The FBI is urging Olympic athletes to leave their personal cell phones at home and instead take burner phones to the Beijing Winter Olympics this month, citing the potential for “malicious cyber activities.”
“The FBI urges all athletes to keep their personal cell phones at home and use a temporary phone while at the games. The National Olympic Committees in some Western countries are also advising their athletes to leave personal devices at home or use temporary phones due to cybersecurity concerns at the Games,” the agency said in a notice.
While not aware of “any specific cyber threat against the Olympics” the FBI added that it’s important that those at the games be “vigilant and maintain best practices in their network and digital environments.”
The warning comes amid rising concerns by US national security officials about Chinese espionage and intellectual property theft – and as intelligence officials have publicly warned that China has created an advanced techno-surveillance state within its borders, blanketed by cameras, facial recognition and other technology.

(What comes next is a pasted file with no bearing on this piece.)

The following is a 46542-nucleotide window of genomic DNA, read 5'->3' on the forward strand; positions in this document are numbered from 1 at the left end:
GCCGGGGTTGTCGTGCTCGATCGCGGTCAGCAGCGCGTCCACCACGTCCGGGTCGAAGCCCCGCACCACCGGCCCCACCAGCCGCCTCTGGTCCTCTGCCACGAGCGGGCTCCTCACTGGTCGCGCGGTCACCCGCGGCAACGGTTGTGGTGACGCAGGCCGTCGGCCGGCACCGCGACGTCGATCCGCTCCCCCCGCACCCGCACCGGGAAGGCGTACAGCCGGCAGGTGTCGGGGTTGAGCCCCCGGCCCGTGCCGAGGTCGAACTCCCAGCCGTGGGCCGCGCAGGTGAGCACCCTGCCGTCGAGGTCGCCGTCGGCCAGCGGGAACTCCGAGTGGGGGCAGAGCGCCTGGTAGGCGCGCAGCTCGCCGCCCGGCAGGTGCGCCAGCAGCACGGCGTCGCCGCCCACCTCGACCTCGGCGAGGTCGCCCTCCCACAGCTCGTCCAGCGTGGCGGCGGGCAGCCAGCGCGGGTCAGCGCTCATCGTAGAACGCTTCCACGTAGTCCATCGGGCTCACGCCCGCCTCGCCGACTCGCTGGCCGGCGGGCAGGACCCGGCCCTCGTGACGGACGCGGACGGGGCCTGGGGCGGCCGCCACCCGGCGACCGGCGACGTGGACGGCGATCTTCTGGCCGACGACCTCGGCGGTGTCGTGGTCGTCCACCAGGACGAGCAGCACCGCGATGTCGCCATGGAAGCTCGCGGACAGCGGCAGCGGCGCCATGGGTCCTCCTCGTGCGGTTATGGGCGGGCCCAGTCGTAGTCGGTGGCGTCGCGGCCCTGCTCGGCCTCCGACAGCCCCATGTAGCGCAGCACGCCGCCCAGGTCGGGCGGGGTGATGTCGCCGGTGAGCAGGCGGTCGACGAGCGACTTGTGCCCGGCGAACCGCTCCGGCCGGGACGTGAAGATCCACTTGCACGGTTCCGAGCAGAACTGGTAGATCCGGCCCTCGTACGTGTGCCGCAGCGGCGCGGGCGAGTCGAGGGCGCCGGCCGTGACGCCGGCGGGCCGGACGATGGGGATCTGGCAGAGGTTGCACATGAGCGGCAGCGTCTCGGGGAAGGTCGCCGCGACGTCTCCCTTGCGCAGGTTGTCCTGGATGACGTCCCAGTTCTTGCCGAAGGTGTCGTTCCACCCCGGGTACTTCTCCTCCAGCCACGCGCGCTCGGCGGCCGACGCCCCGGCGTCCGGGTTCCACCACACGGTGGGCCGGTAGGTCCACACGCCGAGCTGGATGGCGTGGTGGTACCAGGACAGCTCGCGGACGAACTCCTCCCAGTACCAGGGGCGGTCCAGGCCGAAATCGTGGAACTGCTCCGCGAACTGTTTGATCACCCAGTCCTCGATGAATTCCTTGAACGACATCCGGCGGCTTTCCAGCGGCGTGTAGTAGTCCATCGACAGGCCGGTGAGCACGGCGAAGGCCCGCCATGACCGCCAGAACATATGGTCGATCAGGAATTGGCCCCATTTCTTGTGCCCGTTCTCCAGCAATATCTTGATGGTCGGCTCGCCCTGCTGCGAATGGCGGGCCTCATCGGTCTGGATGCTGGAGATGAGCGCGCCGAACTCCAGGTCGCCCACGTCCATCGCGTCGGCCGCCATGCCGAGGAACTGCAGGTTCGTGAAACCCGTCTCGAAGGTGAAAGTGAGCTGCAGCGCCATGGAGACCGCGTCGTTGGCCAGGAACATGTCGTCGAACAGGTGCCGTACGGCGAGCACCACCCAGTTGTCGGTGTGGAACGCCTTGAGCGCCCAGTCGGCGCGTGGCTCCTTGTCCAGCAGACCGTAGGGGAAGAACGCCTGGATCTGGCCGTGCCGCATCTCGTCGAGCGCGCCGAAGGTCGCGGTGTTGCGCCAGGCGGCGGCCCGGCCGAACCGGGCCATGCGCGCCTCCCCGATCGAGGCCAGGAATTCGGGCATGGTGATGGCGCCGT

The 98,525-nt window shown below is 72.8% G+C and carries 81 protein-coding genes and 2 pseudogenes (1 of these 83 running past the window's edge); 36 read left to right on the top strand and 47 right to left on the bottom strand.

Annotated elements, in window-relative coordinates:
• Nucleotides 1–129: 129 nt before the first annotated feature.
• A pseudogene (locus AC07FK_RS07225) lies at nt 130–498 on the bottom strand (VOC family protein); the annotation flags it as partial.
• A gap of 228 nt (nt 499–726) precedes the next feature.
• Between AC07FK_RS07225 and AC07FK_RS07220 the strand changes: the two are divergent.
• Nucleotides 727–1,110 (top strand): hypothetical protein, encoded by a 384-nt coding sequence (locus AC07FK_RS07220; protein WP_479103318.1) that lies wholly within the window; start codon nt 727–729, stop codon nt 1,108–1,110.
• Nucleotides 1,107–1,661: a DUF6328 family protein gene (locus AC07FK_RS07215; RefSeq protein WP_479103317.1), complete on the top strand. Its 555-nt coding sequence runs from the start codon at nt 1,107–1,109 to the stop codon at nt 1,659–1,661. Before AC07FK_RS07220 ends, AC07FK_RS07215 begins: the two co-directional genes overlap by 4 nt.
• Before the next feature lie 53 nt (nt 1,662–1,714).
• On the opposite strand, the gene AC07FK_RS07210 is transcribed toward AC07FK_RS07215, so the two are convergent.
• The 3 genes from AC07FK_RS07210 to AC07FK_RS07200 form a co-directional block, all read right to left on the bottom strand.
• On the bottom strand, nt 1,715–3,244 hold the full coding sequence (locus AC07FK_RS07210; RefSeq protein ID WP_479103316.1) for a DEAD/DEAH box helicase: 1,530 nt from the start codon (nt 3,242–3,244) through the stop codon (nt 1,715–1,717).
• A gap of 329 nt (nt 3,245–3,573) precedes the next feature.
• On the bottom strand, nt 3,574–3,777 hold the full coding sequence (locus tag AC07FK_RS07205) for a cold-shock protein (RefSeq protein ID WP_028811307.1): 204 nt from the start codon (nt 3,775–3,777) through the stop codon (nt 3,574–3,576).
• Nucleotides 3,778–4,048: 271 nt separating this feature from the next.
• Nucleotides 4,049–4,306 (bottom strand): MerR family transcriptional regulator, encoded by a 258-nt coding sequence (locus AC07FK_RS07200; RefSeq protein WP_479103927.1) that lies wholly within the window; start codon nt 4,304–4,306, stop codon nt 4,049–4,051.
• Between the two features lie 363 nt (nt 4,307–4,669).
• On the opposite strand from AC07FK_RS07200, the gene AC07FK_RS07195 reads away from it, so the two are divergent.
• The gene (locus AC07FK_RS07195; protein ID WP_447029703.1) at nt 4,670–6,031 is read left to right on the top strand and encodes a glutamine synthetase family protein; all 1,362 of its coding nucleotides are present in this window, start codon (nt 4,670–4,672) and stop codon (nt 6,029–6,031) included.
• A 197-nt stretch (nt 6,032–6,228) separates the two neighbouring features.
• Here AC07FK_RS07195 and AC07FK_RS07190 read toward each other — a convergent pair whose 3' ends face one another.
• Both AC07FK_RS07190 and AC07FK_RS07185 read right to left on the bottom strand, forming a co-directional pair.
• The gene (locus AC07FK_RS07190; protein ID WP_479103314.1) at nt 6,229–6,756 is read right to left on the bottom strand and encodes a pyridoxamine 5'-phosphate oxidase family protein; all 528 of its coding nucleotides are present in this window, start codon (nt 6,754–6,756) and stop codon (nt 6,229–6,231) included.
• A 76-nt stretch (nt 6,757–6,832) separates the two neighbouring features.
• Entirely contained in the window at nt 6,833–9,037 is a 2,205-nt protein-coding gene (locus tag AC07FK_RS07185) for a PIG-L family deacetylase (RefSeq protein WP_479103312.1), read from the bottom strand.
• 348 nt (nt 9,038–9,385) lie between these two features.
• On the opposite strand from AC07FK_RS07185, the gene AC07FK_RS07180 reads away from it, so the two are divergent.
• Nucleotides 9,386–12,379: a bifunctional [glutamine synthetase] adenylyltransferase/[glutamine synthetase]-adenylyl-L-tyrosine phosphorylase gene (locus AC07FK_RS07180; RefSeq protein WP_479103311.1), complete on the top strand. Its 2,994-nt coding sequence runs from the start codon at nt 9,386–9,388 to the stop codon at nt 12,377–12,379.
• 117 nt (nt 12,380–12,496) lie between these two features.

Counterintelligence officials have long warned that US state and local officials, as well as members of business and academia, who travel to China face the risk of having their personal devices hacked. The FBI routinely provides so-called defensive briefings to Americans it considers to be at risk of becoming victims of Chinese espionage efforts.
The FBI currently has open over 2,000 counterintelligence investigations into alleged efforts by Beijing to steal American information of technology, according to FBI Director Chris Wray.
“When we tally up what we see in our investigations, there is just no country that presents a broader threat to our ideas, our innovation, and our economic security than China,” Wray said during public remarks at the Ronald Reagan Presidential Library on Monday.
While US athletes are allowed to compete, the Biden administration will not be sending government officials to the games. The same policy applies for the Paralympic Games, which are also taking place in Beijing. The White House is looking to send a “clear message” that the human rights abuses in China mean there cannot be “business as usual,” Psaki told reporters last year.